Balloon Team Prepares for Good Day, Stands Ready for Anything

Tabletop exercise
Juan Perez, Columbia Scientific Balloon Facility Long-Duration Balloon engineer, discusses actions he would take in response to a potential launch day off-nominal or abnormal scenario during a tabletop exercise March 29. The exercise is standard procedure for the launch team to help ensure mission success. (NASA/Bill Rodman)

Tuesday’s preparations for the upcoming super pressure balloon launch from Wanaka, New Zealand, kicked off with a weather forecast for Friday, April 1, the first potential launch opportunity for the team. At this time, the weather for Friday is less than ideal for launch, but the team continues to monitor conditions and will make a decision no later than 2 p.m. Thursday, March 31, (New Zealand time) whether or not to make a launch attempt.

In the meantime, the team is preparing for a balloon gondola hang test Wednesday, March 30, to ensure the science team’s instruments and the balloon system’s instruments are compatible and operating as designed.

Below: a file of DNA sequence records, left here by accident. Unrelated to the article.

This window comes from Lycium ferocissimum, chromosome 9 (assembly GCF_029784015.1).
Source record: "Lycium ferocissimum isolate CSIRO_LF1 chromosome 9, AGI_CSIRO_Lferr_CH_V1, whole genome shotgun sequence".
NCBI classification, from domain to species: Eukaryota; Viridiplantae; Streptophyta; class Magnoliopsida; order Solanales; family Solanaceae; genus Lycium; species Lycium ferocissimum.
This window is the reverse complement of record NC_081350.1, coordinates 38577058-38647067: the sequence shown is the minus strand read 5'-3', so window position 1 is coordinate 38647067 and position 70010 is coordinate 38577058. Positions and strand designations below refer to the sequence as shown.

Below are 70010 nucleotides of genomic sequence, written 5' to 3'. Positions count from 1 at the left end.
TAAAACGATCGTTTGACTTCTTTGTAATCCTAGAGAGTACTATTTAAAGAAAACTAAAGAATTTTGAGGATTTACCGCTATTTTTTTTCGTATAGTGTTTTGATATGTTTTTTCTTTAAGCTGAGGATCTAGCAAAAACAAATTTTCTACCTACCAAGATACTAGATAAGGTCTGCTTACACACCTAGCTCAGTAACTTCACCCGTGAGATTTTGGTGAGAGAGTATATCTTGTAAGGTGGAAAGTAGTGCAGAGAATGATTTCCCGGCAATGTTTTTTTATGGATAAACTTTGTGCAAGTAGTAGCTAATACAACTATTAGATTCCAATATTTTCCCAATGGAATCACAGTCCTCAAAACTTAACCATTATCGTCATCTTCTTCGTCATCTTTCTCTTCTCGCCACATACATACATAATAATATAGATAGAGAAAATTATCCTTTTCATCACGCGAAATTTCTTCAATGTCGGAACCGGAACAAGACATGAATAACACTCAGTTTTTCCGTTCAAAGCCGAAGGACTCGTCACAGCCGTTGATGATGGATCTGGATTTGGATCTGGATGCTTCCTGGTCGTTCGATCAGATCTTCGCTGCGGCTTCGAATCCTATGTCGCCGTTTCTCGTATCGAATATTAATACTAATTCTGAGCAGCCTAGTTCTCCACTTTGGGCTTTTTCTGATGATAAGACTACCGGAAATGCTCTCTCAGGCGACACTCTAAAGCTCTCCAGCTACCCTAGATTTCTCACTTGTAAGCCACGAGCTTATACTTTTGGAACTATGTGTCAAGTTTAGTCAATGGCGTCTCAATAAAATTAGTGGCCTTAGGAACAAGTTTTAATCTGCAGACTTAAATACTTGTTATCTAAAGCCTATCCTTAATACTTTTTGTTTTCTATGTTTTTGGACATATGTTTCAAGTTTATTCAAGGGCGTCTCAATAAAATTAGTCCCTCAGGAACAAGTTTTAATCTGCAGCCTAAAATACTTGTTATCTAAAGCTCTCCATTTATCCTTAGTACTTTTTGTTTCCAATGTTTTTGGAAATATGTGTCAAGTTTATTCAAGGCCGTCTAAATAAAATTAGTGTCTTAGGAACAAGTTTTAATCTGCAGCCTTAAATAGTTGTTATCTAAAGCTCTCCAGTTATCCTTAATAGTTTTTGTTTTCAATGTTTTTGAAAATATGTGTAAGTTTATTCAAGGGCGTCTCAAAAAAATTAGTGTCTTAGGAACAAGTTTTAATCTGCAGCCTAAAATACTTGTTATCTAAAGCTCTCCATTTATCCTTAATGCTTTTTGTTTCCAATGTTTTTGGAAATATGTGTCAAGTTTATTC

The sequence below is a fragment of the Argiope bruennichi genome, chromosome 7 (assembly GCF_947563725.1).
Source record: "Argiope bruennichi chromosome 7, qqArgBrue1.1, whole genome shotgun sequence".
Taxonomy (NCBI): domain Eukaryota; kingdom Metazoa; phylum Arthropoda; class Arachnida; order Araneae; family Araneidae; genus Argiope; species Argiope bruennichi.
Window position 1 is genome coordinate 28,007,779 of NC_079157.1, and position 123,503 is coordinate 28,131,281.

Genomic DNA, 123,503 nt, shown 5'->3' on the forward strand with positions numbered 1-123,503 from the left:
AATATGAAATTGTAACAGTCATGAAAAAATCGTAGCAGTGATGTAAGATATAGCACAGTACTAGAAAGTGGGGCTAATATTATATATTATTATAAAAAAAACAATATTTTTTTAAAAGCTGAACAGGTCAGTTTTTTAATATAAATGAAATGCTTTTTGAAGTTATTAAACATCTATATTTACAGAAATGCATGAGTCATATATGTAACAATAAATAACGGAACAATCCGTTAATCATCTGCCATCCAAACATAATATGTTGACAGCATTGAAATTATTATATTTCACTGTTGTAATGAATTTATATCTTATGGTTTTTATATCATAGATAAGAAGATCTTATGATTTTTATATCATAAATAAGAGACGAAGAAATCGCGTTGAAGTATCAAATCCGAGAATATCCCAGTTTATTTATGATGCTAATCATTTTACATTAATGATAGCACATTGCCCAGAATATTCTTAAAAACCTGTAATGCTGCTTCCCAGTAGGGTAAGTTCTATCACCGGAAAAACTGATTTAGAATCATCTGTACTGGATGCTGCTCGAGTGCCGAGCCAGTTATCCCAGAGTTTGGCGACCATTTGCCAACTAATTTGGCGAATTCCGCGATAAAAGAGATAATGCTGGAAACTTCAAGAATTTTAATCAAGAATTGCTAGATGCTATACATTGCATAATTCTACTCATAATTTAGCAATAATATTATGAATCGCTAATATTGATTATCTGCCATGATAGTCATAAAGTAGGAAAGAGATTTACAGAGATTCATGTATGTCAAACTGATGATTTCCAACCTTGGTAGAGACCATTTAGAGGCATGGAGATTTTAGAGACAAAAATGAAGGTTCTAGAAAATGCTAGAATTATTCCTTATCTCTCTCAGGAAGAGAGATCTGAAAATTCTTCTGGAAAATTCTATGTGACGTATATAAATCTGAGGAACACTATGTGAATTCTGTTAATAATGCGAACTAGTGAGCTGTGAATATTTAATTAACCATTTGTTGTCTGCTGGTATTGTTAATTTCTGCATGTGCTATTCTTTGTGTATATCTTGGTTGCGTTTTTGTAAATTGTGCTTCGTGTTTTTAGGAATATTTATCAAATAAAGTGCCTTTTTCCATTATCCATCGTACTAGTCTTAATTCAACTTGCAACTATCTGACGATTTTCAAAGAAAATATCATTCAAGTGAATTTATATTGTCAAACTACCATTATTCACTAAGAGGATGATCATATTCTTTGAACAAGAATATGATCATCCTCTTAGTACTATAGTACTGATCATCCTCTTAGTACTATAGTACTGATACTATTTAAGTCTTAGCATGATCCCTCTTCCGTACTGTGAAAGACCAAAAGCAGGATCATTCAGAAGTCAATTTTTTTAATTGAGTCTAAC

One issue identified in preparation for tomorrow’s test was the presence of a French CASA CN-235 medium-range twin turboprop aircraft parked in the hang test operational area. The aircraft, which flew during the Warbirds Over Wanaka airshow, was awaiting maintenance parts. Well-versed in moving aircraft from the previous day’s activities, the Columbia Scientific Balloon Team used its forklift to tow the aircraft to another location to enable Wednesday’s hang test. At this time, the test is scheduled to kick-off at 8 a.m.

Other preparation activities included reviewing nominal or normal launch procedures during a meeting Monday, March 28, and then conducting a thorough tabletop exercise reviewing off-nominal or abnormal launch scenarios Tuesday, March 29.

Launch prep tabletop exercise
Officials with NASA, the Columbia Scientific Balloon Facility, Wanaka Airport, Queenstown Airport Corporation, and Raven Aerostar, discuss potential “what if” scenarios during a tabletop exercise March 29. (NASA/Bill Rodman)

A number of “what if” scenarios were posed to the CSBF team, scenarios ranging from errant pressure gauges, electrical glitches, to inflation issues. The team tries to prepare for all potential situations with a focus on safety and mission success. Officials from Wanaka Airport and Queenstown Airport Corporation participated in the tabletop exercise event along with personnel from NASA, CSBF, the Compton Spectrometer and Imager (COSI) science team, and Raven Aerostar, the company that built the super pressure balloon.